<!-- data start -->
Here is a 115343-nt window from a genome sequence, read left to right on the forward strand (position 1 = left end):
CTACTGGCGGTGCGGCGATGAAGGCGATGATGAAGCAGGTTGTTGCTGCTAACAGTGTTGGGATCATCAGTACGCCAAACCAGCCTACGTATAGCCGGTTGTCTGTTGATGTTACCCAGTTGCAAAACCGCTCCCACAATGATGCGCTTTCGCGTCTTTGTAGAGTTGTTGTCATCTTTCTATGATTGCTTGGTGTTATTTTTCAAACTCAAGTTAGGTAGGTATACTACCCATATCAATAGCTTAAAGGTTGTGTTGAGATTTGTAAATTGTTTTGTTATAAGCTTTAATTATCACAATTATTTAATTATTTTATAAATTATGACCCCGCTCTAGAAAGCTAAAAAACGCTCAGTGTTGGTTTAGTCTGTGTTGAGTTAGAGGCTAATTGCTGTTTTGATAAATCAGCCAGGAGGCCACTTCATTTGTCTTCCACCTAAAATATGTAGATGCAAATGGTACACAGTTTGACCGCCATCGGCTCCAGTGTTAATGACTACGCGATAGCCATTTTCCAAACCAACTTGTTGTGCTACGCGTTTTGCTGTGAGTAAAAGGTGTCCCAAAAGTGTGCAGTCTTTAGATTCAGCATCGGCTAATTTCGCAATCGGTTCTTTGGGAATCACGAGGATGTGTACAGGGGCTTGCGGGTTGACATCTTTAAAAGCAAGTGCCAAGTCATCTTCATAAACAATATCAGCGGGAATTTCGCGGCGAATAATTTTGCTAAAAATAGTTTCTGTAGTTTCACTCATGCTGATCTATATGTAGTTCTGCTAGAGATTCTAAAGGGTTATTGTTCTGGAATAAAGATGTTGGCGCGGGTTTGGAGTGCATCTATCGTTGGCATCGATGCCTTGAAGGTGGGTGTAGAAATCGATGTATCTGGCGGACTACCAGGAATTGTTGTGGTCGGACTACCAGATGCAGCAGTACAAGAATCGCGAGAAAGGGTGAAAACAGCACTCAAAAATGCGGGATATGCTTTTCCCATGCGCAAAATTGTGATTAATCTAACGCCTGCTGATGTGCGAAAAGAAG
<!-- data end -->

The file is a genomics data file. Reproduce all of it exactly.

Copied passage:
Here is a 115343-nt window from a genome sequence, read left to right on the forward strand (position 1 = left end):
CTACTGGCGGTGCGGCGATGAAGGCGATGATGAAGCAGGTTGTTGCTGCTAACAGTGTTGGGATCATCAGTACGCCAAACCAGCCTACGTATAGCCGGTTGTCTGTTGATGTTACCCAGTTGCAAAACCGCTCCCACAATGATGCGCTTTCGCGTCTTTGTAGAGTTGTTGTCATCTTTCTATGATTGCTTGGTGTTATTTTTCAAACTCAAGTTAGGTAGGTATACTACCCATATCAATAGCTTAAAGGTTGTGTTGAGATTTGTAAATTGTTTTGTTATAAGCTTTAATTATCACAATTATTTAATTATTTTATAAATTATGACCCCGCTCTAGAAAGCTAAAAAACGCTCAGTGTTGGTTTAGTCTGTGTTGAGTTAGAGGCTAATTGCTGTTTTGATAAATCAGCCAGGAGGCCACTTCATTTGTCTTCCACCTAAAATATGTAGATGCAAATGGTACACAGTTTGACCGCCATCGGCTCCAGTGTTAATGACTACGCGATAGCCATTTTCCAAACCAACTTGTTGTGCTACGCGTTTTGCTGTGAGTAAAAGGTGTCCCAAAAGTGTGCAGTCTTTAGATTCAGCATCGGCTAATTTCGCAATCGGTTCTTTGGGAATCACGAGGATGTGTACAGGGGCTTGCGGGTTGACATCTTTAAAAGCAAGTGCCAAGTCATCTTCATAAACAATATCAGCGGGAATTTCGCGGCGAATAATTTTGCTAAAAATAGTTTCTGTAGTTTCACTCATGCTGATCTATATGTAGTTCTGCTAGAGATTCTAAAGGGTTATTGTTCTGGAATAAAGATGTTGGCGCGGGTTTGGAGTGCATCTATCGTTGGCATCGATGCCTTGAAGGTGGGTGTAGAAATCGATGTATCTGGCGGACTACCAGGAATTGTTGTGGTCGGACTACCAGATGCAGCAGTACAAGAATCGCGAGAAAGGGTGAAAACAGCACTCAAAAATGCGGGATATGCTTTTCCCATGCGCAAAATTGTGATTAATCTAACGCCTGCTGATGTGCGAAAAGAAG